Menu Image Map Jim Bruce Interview 36 Blues Guitar lesson Course Blues Articles Free Lessons Online Video Pages Original Blues Men Articles Image Map

Acoustic Blues Guitar - Does Size Matter?

martin guitar 000x1   
Martin Guitars have of course got a great name for very good reasons - just strum the bass E and a top range model and you'll see why. The sound is rich and the sustain (the length of time the note can be heard before it decays) just goes on and on.

I could never afford very good guitars, being basically a street singer, so I was always intrigued and dreamed of owning a top range Martin guitar. Mind you, I wasn't too fussed, as my playing style is a bit hard and often I use a steel finger to act as natural amplifier - no subtlety there, I'm afraid!

This inevitably causes my strings to buzz and whine with a normal action, so a great guitar would be wasted on me. I also use an amplifier, so the acoustics don't really mean much in those conditions.

Which Size Guitar Is Good For You?

However, when a friend of mine took me to see an acquaintance who owned 5 different very top range models, I was definitely intrigued, so off I went to England. I don't remember the models, but they were various sized bodies and I was a bit afraid of 'dinking' them, as I'm not too careful with my instruments sometimes, each one was minimum $3000!

I tried them all one after the other, and I settled on one that I quite liked. The incredible thing is this - I didn't like most of them! Oh, they looked great and all, but I just wasn't comfortable with them. I think I was just so used to hitting guitar hard that I wasn't playing them in the right way. While it's true that the basses on the dreadnought sizes and the bigger bodied guitars were phenomenal, I always favor smaller bodies for my predominantly ragtime blues picking style.

Small Body Guitars Are Great For Ragtime Blues

My first guitar was a small Yamaha and very, very cheap (less than $100), which I used to play on the street and in the metro in London (c1976). It made a lot of noise and it was very well made. In fact, I've owned about 3 Yammies and like them a lot. My brother in law has an expensive model, which he favors over his other guitars.

The biggest problem with the parlor size, or 000 body size, which I prefer to play, is that the sound a bit 'tinny' - one way round this is buy a Martin 000, as the acoustics tend to make up for the small body size and the basses ring out, while the treble strings don't ring too much. Of course, with an amplifier the sound can be balanced quite well. The Martin 000x1 is an interesting guitar because it's not made of wood! Well, not all of it anyway.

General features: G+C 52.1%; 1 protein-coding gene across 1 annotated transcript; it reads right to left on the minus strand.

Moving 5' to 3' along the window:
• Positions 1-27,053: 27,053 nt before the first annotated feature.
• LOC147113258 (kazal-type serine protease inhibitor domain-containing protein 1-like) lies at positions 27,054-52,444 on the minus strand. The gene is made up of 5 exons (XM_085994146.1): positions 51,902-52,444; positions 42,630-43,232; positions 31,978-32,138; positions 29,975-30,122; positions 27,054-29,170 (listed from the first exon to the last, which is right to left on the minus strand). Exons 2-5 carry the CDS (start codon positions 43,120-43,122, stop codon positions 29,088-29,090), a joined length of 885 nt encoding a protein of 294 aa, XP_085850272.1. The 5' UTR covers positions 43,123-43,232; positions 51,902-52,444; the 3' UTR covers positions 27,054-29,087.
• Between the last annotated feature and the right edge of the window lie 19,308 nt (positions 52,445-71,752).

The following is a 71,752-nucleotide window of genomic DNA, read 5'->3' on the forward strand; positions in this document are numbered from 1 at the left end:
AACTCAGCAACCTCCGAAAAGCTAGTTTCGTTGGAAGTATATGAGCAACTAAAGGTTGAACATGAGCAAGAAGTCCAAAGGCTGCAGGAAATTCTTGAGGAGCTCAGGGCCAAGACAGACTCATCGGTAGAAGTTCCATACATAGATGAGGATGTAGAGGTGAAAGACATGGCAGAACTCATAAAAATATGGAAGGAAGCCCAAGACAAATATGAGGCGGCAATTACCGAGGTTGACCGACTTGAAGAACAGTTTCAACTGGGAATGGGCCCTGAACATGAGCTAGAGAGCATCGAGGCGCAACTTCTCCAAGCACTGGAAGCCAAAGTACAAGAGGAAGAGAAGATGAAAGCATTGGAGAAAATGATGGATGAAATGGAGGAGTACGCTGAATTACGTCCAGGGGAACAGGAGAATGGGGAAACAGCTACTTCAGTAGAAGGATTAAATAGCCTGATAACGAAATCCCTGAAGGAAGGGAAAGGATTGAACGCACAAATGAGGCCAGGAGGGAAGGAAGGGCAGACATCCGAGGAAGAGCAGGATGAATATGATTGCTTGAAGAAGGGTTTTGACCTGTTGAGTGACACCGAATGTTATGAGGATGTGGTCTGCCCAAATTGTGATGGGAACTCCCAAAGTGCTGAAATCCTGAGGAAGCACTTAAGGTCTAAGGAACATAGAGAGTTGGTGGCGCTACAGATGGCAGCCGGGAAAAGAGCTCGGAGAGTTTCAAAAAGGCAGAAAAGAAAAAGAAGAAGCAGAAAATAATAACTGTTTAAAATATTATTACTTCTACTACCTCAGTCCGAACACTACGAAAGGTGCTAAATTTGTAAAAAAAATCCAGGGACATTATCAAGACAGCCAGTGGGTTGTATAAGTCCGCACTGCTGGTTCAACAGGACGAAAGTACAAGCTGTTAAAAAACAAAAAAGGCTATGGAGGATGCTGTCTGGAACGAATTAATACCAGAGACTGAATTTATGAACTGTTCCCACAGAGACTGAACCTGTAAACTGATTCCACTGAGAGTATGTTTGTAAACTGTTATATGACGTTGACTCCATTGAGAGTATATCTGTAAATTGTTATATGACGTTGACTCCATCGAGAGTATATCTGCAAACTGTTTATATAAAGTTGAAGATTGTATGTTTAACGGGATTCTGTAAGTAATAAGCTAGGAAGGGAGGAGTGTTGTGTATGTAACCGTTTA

Quality Acoustic Guitar Construction
The top is spruce, but the neck, sides and back are synthetic (Martin don't say exactly what it is). Now the purest might just turn up his nose at this, but I get many comments about the sound of the guitar I play and people are simply amazed i tell them it's not of wooden construction. I bought mine from Thomman in France and it arrived playable straight out of the box. The technicians set them up before shipping and they do a great job. One thing about this guitar though - due to the synthetic construction and like a plywood top guitar, it won't improve with age.

I have a jumbo sized bodied guitar build by Aria and designed by Johhny Joyce. It just gets better and better, but the neck is a bit thick for fast and comfortable playing. The basses are something else though.

Aria JJ Model (6 String)

The Novelty Guitar To Kill For

The great thing about the guitar world is that you can't take anything for granted and there are always a few gems waiting to be discovered. For example, some time ago Gretsch produced a novelty guitar for $70 called the Americana. there were 4 in the series and came with pictures of camp fires, cows and flying saucers.


The idea was that these novelty guitar could be hung on the wall and be a taking piece, or maybe taken to the camp fire on vacation, as they were not too expensive. The amazing thing was that these were made of solid wood, featured standard Gretsch construction and had good machine heads. In short, they sound great and have now become collectors pieces - if you can get one!


Another fine instrument in the parlor category comes from Vintage - the VE300

This guitar was voted 'best under $1000' and is a very fine instrument for not a lot of money. I played one on the street for several months. The only thing was that when played acoustically, it doesn't have the basses that the Martin 000x1 has, so I replaced it with that.